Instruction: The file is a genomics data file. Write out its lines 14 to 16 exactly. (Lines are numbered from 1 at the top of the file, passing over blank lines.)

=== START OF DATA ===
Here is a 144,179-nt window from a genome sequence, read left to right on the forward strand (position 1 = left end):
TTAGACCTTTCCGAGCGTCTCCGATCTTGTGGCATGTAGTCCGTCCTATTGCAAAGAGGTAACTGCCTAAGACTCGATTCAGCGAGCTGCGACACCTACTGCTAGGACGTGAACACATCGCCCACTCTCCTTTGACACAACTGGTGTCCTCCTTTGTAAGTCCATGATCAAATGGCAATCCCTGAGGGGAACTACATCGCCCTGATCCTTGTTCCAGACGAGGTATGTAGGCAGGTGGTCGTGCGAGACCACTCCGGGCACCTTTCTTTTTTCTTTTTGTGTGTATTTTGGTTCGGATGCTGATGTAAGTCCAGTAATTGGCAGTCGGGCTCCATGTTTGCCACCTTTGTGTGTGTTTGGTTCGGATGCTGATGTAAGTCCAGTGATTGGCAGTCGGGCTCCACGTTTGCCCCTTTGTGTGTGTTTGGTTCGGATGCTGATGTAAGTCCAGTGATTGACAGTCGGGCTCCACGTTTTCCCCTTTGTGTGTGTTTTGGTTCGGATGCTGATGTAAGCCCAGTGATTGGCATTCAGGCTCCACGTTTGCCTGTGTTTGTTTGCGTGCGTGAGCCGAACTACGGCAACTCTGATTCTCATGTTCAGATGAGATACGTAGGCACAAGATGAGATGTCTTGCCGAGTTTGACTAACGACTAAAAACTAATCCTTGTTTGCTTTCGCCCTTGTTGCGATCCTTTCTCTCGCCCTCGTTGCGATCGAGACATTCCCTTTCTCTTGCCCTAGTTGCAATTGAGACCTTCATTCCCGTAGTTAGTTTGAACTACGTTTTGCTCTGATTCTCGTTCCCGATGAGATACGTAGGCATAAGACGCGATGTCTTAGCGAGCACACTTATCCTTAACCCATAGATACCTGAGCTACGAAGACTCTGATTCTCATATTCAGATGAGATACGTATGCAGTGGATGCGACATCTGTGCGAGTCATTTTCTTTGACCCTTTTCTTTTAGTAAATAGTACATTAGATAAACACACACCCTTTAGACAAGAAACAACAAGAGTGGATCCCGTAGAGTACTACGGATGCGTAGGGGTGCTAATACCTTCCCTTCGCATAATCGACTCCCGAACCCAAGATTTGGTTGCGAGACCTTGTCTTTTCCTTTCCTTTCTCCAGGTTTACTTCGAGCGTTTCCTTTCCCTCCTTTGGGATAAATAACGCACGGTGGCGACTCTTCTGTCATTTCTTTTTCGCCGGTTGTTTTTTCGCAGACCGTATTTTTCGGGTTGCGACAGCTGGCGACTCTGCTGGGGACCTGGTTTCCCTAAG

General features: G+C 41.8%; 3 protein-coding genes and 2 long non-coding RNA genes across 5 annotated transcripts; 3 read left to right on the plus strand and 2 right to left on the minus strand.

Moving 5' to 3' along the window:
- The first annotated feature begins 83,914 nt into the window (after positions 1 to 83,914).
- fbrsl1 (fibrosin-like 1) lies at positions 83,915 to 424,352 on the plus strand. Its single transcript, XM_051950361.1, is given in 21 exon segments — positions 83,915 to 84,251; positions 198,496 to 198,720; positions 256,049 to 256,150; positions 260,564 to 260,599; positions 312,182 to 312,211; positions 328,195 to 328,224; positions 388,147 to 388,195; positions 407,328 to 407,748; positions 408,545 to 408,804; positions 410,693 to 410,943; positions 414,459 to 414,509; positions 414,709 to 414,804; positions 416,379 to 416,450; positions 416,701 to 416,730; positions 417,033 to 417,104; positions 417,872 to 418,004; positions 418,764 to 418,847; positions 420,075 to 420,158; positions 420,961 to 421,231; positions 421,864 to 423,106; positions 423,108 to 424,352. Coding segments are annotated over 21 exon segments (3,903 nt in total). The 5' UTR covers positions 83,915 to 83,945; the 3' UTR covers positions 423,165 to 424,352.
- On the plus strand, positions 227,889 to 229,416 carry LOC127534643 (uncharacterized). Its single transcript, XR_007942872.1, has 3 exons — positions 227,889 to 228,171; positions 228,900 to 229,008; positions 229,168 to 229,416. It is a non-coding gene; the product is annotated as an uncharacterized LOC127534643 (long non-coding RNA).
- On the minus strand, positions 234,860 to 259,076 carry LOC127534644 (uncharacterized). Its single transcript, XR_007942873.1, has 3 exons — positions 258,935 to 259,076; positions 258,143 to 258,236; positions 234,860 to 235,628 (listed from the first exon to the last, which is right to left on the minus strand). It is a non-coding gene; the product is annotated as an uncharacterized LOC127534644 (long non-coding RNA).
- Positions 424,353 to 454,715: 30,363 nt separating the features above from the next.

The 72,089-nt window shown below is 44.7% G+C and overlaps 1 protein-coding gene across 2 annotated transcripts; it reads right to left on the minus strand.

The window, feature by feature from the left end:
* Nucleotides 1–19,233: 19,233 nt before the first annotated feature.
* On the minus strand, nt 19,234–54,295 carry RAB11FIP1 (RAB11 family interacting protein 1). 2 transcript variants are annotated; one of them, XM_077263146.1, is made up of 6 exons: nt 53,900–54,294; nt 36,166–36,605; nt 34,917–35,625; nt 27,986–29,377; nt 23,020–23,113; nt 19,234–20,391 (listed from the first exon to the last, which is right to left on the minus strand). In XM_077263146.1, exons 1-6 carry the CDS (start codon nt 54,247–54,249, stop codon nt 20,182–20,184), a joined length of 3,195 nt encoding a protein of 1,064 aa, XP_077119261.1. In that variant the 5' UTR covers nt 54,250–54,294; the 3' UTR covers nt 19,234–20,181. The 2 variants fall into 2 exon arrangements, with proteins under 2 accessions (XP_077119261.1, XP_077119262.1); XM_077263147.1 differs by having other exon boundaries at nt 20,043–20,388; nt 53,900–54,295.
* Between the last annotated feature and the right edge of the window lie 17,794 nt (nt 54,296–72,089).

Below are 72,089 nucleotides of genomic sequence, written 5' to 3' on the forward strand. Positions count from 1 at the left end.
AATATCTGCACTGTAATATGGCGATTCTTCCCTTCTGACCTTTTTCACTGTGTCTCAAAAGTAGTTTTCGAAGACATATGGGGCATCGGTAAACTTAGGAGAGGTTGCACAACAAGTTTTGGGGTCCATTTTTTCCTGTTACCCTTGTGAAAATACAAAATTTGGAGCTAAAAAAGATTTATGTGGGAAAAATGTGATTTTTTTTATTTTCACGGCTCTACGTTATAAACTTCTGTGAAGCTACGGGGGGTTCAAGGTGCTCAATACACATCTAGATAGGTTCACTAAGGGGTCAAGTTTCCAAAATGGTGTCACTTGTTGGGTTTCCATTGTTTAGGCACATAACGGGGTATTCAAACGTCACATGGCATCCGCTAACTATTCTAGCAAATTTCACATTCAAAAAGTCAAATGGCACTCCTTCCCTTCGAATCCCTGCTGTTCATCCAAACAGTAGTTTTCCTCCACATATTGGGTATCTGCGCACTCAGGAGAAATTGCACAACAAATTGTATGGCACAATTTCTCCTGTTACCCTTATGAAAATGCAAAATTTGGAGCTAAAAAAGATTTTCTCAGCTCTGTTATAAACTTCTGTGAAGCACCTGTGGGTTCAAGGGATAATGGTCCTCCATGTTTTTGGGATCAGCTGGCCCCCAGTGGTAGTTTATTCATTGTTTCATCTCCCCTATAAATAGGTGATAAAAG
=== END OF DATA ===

* Between the last annotated feature and the right edge of the window lie 17,794 nt (nt 54,296–72,089).

Below are 72,089 nucleotides of genomic sequence, written 5' to 3' on the forward strand. Positions count from 1 at the left end.
AATATCTGCACTGTAATATGGCGATTCTTCCCTTCTGACCTTTTTCACTGTGTCTCAAAAGTAGTTTTCGAAGACATATGGGGCATCGGTAAACTTAGGAGAGGTTGCACAACAAGTTTTGGGGTCCATTTTTTCCTGTTACCCTTGTGAAAATACAAAATTTGGAGCTAAAAAAGATTTATGTGGGAAAAATGTGATTTTTTTTATTTTCACGGCTCTACGTTATAAACTTCTGTGAAGCTACGGGGGGTTCAAGGTGCTCAATACACATCTAGATAGGTTCACTAAGGGGTCAAGTTTCCAAAATGGTGTCACTTGTTGGGTTTCCATTGTTTAGGCACATAACGGGGTATTCAAACGTCACATGGCATCCGCTAACTATTCTAGCAAATTTCACATTCAAAAAGTCAAATGGCACTCCTTCCCTTCGAATCCCTGCTGTTCATCCAAACAGTAGTTTTCCTCCACATATTGGGTATCTGCGCACTCAGGAGAAATTGCACAACAAATTGTATGGCACAATTTCTCCTGTTACCCTTATGAAAATGCAAAATTTGGAGCTAAAAAAGATTTTCTCAGCTCTGTTATAAACTTCTGTGAAGCACCTGTGGGTTCAAGGGATAATGGTCCTCCATGTTTTTGGGATCAGCTGGCCCCCAGTGGTAGTTTATTCATTGTTTCATCTCCCCTATAAATAGGTGATAAAAG